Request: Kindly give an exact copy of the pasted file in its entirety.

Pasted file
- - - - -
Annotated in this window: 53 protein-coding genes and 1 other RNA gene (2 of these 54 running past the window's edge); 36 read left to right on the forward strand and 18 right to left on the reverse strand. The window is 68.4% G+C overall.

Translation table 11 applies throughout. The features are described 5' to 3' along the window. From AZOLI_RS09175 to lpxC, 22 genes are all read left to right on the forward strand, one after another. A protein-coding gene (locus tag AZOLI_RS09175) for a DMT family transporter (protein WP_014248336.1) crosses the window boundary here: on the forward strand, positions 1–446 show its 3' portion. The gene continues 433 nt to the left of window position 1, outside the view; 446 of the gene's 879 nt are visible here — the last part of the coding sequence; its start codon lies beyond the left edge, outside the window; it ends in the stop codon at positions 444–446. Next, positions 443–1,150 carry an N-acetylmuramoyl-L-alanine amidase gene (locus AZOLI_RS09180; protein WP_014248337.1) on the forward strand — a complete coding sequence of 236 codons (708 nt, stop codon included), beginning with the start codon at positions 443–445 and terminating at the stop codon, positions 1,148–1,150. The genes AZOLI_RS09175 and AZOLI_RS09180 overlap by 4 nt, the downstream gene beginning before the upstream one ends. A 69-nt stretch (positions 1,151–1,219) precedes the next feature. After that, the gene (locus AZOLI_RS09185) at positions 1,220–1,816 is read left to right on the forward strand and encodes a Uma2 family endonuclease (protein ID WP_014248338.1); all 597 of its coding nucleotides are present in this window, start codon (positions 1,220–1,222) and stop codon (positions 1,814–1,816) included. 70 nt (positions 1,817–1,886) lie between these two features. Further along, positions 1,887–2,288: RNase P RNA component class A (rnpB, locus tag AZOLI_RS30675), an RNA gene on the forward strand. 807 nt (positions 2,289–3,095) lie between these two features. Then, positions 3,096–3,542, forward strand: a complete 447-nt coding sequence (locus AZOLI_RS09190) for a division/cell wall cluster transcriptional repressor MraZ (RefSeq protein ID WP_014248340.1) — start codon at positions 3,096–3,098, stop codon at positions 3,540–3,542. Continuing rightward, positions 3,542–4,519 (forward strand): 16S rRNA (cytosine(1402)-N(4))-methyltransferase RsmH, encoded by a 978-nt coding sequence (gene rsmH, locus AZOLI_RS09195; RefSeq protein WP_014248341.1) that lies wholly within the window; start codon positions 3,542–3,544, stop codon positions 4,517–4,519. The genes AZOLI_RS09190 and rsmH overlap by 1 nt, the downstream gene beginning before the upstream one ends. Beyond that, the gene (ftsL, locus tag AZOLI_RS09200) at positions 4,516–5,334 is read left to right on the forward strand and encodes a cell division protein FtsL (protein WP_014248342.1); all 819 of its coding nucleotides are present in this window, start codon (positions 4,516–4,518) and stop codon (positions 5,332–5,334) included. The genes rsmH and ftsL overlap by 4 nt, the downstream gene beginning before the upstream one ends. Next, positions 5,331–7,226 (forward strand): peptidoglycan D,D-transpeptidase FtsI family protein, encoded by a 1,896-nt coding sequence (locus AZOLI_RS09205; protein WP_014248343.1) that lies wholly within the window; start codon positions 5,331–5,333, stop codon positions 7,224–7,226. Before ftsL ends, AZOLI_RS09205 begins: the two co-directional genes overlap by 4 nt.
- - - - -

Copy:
Annotated in this window: 53 protein-coding genes and 1 other RNA gene (2 of these 54 running past the window's edge); 36 read left to right on the forward strand and 18 right to left on the reverse strand. The window is 68.4% G+C overall.

Translation table 11 applies throughout. The features are described 5' to 3' along the window. From AZOLI_RS09175 to lpxC, 22 genes are all read left to right on the forward strand, one after another. A protein-coding gene (locus tag AZOLI_RS09175) for a DMT family transporter (protein WP_014248336.1) crosses the window boundary here: on the forward strand, positions 1–446 show its 3' portion. The gene continues 433 nt to the left of window position 1, outside the view; 446 of the gene's 879 nt are visible here — the last part of the coding sequence; its start codon lies beyond the left edge, outside the window; it ends in the stop codon at positions 444–446. Next, positions 443–1,150 carry an N-acetylmuramoyl-L-alanine amidase gene (locus AZOLI_RS09180; protein WP_014248337.1) on the forward strand — a complete coding sequence of 236 codons (708 nt, stop codon included), beginning with the start codon at positions 443–445 and terminating at the stop codon, positions 1,148–1,150. The genes AZOLI_RS09175 and AZOLI_RS09180 overlap by 4 nt, the downstream gene beginning before the upstream one ends. A 69-nt stretch (positions 1,151–1,219) precedes the next feature. After that, the gene (locus AZOLI_RS09185) at positions 1,220–1,816 is read left to right on the forward strand and encodes a Uma2 family endonuclease (protein ID WP_014248338.1); all 597 of its coding nucleotides are present in this window, start codon (positions 1,220–1,222) and stop codon (positions 1,814–1,816) included. 70 nt (positions 1,817–1,886) lie between these two features. Further along, positions 1,887–2,288: RNase P RNA component class A (rnpB, locus tag AZOLI_RS30675), an RNA gene on the forward strand. 807 nt (positions 2,289–3,095) lie between these two features. Then, positions 3,096–3,542, forward strand: a complete 447-nt coding sequence (locus AZOLI_RS09190) for a division/cell wall cluster transcriptional repressor MraZ (RefSeq protein ID WP_014248340.1) — start codon at positions 3,096–3,098, stop codon at positions 3,540–3,542. Continuing rightward, positions 3,542–4,519 (forward strand): 16S rRNA (cytosine(1402)-N(4))-methyltransferase RsmH, encoded by a 978-nt coding sequence (gene rsmH, locus AZOLI_RS09195; RefSeq protein WP_014248341.1) that lies wholly within the window; start codon positions 3,542–3,544, stop codon positions 4,517–4,519. The genes AZOLI_RS09190 and rsmH overlap by 1 nt, the downstream gene beginning before the upstream one ends. Beyond that, the gene (ftsL, locus tag AZOLI_RS09200) at positions 4,516–5,334 is read left to right on the forward strand and encodes a cell division protein FtsL (protein WP_014248342.1); all 819 of its coding nucleotides are present in this window, start codon (positions 4,516–4,518) and stop codon (positions 5,332–5,334) included. The genes rsmH and ftsL overlap by 4 nt, the downstream gene beginning before the upstream one ends. Next, positions 5,331–7,226 (forward strand): peptidoglycan D,D-transpeptidase FtsI family protein, encoded by a 1,896-nt coding sequence (locus AZOLI_RS09205; protein WP_014248343.1) that lies wholly within the window; start codon positions 5,331–5,333, stop codon positions 7,224–7,226. Before ftsL ends, AZOLI_RS09205 begins: the two co-directional genes overlap by 4 nt.